#13 DtM

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Posted 20 April 2012 - 03:37 AM

.................. or not as it turns out.

#14 HandleyR

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Posted 22 April 2012 - 02:09 AM

A friend last night suggested that the tight limit on the boats should be changed.

It seems that the boats are "locked down" at the start in order to keep costs down. This makes it hard to see what the top boat has discovered to be a performance benefit and be able to copy it. The teams are restricted to make new sails (tight limits) and maybe not being able to change ballast or other items makes for a boring race. Telefonica certainly have something pretty special, I bet the others wish they could change their boats to match.

They could mode for a North /South equator crossing and then for a South/North equator crossing! lol

#15 Moonduster

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Posted 22 April 2012 - 07:23 AM

Handley,

Ask your friend whether he/she prefers arms races or yacht races. His scheme turns the event into a big-money boat building competition. The current rules place all competitors in a reasonably sized box and let them take one shot at a boat. It's remarkably even handed on the design side. How could your friend's proposal make it "more" fair?

#16 tigger12

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Posted 22 April 2012 - 07:43 AM

More bodies on the boats for the in-port races? Use some of the shore crew to make it easier for the 'real' crew who would be heading offshore within 24 hours.

#17 shanghaisailor

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Posted 22 April 2012 - 02:14 PM

Actually I think the current formula works pretty well with two exceptions.

The race goes to China and the Middle East for one very simple and very good reason and that is exactly the same reason there is a Dubai GP in F1 and a Shanghai GP in F1.

Move away from the current route and you might as well consign the Volvo to the history books. Camper sees China as a huge potential market and Telefonica and Groupama are already there and Puma has almost 30 stores in Shanghai alone.

In the last race at least one sponsor went from hot to trot to cold as a grave when Shanghai fell off the stopover radar, I know because we were negotiating directly with them and they were not a small company and had huge plans for entry into China.

Insufficient ROI (Return on Investment) = no sponsors -= no race, simple Econimics 101.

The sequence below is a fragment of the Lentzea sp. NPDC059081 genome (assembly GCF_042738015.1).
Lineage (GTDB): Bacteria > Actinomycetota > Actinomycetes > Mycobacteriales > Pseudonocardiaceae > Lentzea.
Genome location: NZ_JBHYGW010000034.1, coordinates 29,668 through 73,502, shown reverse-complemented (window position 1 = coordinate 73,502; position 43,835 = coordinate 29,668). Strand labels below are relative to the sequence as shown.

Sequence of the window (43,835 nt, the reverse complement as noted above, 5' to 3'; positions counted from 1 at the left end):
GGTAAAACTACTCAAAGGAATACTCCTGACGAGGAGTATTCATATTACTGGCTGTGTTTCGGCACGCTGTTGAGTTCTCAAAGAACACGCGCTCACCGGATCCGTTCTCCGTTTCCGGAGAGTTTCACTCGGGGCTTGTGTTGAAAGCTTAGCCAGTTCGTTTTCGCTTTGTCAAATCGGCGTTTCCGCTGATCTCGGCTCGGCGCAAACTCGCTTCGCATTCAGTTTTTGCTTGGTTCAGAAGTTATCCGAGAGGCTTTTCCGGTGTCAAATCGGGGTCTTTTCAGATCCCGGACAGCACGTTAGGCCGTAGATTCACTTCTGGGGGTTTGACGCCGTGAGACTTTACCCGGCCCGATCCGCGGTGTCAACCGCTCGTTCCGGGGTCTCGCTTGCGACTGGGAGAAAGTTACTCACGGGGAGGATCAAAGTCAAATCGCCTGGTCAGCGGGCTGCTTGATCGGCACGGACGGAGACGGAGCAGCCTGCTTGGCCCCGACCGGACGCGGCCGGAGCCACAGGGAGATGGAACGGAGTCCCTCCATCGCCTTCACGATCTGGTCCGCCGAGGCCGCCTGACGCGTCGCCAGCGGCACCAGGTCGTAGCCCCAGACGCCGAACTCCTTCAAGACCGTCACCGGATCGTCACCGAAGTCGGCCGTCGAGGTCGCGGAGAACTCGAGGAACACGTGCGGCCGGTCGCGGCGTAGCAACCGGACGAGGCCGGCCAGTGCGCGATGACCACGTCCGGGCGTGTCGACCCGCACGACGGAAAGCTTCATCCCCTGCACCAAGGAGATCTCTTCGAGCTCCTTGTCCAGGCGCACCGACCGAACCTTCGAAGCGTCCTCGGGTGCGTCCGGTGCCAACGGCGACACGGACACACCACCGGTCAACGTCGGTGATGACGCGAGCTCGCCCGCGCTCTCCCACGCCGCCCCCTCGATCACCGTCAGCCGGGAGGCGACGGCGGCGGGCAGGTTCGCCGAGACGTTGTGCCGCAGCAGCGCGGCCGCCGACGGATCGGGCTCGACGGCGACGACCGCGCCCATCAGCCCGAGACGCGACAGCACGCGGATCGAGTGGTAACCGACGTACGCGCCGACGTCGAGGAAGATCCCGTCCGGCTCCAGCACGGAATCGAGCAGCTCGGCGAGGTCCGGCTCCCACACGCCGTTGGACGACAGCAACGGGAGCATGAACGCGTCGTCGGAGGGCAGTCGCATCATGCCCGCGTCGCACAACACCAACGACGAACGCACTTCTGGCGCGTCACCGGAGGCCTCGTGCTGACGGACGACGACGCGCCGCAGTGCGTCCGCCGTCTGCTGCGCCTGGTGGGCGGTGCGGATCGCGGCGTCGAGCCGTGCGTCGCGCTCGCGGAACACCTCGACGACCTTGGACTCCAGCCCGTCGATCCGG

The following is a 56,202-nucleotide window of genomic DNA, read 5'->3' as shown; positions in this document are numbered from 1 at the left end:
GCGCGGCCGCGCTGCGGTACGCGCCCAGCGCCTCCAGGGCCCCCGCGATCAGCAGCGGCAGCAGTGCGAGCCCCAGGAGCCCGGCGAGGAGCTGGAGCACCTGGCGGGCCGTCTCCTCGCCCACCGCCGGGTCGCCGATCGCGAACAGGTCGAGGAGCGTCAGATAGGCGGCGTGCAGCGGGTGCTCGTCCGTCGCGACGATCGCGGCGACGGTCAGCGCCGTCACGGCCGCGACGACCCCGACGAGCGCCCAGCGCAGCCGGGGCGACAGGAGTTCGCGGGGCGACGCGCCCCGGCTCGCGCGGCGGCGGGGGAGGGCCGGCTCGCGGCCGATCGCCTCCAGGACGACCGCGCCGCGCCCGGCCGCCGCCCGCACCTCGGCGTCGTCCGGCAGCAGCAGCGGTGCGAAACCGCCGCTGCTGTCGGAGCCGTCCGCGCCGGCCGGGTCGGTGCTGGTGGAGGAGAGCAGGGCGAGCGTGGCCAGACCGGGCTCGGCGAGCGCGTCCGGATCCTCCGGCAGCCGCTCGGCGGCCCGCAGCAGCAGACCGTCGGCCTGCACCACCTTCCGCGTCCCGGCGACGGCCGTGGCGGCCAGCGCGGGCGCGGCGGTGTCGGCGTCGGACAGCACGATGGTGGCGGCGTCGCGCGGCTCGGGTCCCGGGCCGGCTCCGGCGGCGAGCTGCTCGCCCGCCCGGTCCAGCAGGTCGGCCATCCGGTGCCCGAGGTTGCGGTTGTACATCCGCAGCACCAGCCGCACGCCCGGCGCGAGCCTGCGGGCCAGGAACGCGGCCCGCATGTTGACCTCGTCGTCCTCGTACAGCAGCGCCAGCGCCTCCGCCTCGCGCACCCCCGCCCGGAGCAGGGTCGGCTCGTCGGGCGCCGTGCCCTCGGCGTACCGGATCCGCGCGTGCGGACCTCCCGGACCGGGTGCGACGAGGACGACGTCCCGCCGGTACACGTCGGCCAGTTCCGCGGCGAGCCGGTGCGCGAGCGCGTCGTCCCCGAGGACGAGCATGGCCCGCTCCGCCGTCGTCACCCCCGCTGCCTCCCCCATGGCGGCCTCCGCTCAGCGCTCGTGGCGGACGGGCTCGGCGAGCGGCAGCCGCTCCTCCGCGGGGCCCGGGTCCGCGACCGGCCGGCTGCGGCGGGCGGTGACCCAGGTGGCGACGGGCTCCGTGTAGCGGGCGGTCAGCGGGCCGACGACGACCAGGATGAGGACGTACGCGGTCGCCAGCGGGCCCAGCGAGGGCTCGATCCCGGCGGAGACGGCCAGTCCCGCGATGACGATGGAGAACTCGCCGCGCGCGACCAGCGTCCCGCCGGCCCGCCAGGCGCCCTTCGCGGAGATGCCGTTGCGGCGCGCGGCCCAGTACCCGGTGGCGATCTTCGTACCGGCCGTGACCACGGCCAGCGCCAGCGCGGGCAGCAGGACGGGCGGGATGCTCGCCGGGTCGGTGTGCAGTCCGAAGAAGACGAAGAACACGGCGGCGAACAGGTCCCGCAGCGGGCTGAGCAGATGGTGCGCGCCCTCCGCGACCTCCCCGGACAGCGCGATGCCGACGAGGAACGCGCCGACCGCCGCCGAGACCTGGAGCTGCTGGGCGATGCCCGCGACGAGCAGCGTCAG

FYI the VOR Sanya Stopover was the biggest corporate weekend in the history of the Whitbread/Volvo with around 12,000 corporate guests. No large sporting event can survive without the corporate dollar - or yuan or yen or whatever.

The two exceptions I mentioned earlier are the rigs and the hull problems.

As even Knut Frostad said the rigs should not fall down - some envelope or other was simply pushed too far. I would not suggest any reason as i down want a pile of hurt for being libelous.

Regarding the hulls, it strikes me that as the hulls are a carbon pre-preg sandwich and the problems all seem to relate to delamination perhaps the (lightweight and strong)carbon wasn't impregnated with enough of the (heavy but sticky) resin in an attempt to maximise stength while minimising weight.

Perhaps someone here might be able to thrown a bit more light on this as although this seems logical to me as a sailor perhaps an engineer or boat builder could back this idea up or blow it out of the water.

Well at least in 3 hours or so they will be off and at least into kinder sea conditions this time, i wish them all luck and fair winds.

See ya on the water

Shanghai Sailor

#18 HandleyR

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Posted 23 April 2012 - 03:32 AM

His thoughts are more to do with good event vs cost reduction. The balance has to be somewhere. At one extreme is going back to maxi yachts and HUGE budgets (RIP VOR). The other extreme is one design, single handed, fixed keel, 40 footers or better still - just a virtual race (again... RIP VOR).

Having the ability to take one shot seems to result in that Volvo habit of the yacht to win the first leg winning the race. So may as well save heaps and finish the race in Cape Town. Oh wait... commercial return... so lets start in middle east and finish the one leg race in China! Wasn't there talk years ago about a Volvo Pacific race? That would be a cool way to service those markets.

Oh, and it is not about being more fair. It is about keeping the race interesting for us who love to watch.

Handley,

Ask your friend whether he/she prefers arms races or yacht races. His scheme turns the event into a big-money boat building competition. The current rules place all competitors in a reasonably sized box and let them take one shot at a boat. It's remarkably even handed on the design side. How could your friend's proposal make it "more" fair?